Mad Cow Candy?

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New York health officials are investigating sales of a candy that was pulled from stores in Poland because one of its ingredients may have been made from beef in a country that has had an outbreak of mad cow disease.

The distributor of the Mamba fruit chew, made in Germany, insists it poses no health risks even though it contains a beef-based gelatin. The company, Storck U.S.A., said it had no plans to change the ingredients of the Mamba sold in the United States.

"The product is safe," Storck vice president Tony Nelson said from the company's Chicago office. The company said German health officials have certified its beef gelatin as properly prepared for human consumption.

There was no immediate indication whether Mamba is sold elsewhere in the United States.

The candy, which comes 18 pieces to a 75-cent pack in lemon, orange, raspberry and strawberry flavors, is sold throughout the city, a New York newspaper reported Tuesday.

"Obviously, we will look into it," city Health Department spokeswoman Sandra Mullin said. "People should not panic. We have not had animal or human cases of mad cow disease in New York or in the United States."

The candy is marketed in 80 countries by the Storck Co., of Werther, Germany.

Germany discovered its first case of bovine spongiform encephalopathy, or BSE, late last year in a cow. At least 18 others have been infected.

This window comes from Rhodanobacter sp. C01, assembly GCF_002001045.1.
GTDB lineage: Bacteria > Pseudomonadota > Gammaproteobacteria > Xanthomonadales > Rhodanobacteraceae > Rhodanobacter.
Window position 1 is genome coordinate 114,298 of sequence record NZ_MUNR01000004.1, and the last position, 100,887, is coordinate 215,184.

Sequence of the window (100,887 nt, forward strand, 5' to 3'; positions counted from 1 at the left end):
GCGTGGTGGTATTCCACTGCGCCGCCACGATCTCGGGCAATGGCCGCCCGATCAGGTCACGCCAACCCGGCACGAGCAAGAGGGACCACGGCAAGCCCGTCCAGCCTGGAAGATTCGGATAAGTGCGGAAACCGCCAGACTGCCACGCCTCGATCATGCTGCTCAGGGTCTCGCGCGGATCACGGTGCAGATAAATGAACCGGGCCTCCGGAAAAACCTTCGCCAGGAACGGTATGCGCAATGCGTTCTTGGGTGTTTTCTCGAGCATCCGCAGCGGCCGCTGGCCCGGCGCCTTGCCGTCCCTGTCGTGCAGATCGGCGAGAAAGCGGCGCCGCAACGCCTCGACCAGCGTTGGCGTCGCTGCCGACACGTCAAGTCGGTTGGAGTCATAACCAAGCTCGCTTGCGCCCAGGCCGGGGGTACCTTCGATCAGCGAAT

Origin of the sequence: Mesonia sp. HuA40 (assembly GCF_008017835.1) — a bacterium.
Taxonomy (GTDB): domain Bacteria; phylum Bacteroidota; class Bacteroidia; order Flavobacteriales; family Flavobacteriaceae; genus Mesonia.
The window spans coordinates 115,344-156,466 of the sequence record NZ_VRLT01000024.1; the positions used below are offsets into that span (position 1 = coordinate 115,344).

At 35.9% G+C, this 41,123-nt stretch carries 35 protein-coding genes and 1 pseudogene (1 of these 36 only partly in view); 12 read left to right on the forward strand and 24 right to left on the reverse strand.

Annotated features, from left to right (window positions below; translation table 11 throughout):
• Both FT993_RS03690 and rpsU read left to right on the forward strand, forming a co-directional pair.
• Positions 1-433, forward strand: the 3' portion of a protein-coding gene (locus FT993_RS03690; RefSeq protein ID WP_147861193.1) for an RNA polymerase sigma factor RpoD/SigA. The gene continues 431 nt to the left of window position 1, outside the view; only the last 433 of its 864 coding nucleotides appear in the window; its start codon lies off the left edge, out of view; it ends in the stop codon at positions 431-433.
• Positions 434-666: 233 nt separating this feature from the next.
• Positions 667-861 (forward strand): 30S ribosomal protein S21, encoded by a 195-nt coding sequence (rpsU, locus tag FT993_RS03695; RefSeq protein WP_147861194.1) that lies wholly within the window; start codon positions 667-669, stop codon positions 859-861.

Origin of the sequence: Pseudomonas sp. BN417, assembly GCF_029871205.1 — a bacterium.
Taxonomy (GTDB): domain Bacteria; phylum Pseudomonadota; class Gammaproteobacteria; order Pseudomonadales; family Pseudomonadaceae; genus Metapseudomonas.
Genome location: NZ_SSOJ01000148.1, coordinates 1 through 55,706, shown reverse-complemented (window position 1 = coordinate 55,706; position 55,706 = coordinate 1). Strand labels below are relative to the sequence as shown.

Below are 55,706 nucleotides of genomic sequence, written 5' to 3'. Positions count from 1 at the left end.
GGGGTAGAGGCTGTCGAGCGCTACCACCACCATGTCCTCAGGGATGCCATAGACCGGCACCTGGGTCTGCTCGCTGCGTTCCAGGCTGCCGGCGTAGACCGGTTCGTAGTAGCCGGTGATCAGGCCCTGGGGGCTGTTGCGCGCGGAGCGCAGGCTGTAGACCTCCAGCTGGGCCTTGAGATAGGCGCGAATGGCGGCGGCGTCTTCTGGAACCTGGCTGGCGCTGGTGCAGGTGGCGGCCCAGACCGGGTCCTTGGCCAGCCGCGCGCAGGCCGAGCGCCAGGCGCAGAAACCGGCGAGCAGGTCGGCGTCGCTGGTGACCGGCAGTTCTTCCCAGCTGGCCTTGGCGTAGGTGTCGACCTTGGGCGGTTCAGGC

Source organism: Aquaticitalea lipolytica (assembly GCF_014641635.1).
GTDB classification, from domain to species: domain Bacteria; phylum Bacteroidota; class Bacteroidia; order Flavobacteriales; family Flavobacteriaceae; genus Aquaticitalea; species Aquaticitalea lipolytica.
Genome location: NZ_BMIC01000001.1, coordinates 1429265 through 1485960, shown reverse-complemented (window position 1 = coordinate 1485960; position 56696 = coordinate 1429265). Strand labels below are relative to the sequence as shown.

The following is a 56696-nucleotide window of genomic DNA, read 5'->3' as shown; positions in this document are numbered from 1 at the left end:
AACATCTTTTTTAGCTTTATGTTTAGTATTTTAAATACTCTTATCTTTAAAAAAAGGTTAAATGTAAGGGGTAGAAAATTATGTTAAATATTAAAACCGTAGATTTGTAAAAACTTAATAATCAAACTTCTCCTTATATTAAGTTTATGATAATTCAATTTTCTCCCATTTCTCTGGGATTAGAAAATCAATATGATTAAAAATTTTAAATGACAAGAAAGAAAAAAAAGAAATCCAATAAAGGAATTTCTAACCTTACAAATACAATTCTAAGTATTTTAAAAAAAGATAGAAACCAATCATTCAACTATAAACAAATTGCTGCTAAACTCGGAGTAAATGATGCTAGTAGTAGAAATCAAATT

Storck recalled the candy in Poland last week after health officials there banned beef products from countries with confirmed cases of mad cow disease.

The company said it would eliminate the gelatin only from Mamba distributed in Poland.

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The U.S. Food and Drug Administration has not received any alerts about the candy, the newspaper said, quoting a spokeswoman as saying: "Just because it's a bovine source doesn't necessarily mean there's a problem."

BSE is believed to be spread through livestock feed made from infected animals.

As a precaution, the U.S. government has banned cows and sheep from being given feed made from animal parts.

The human version of the disease, called new variant Creutzfeldt-Jakob, has killed some 80 Europeans since the mid-190s, mostly in Britain. The disease first appeared in 1984 in a cow in Britain thought to have eaten feed that included offal from sheep that harbored scrapie, a similar illness.

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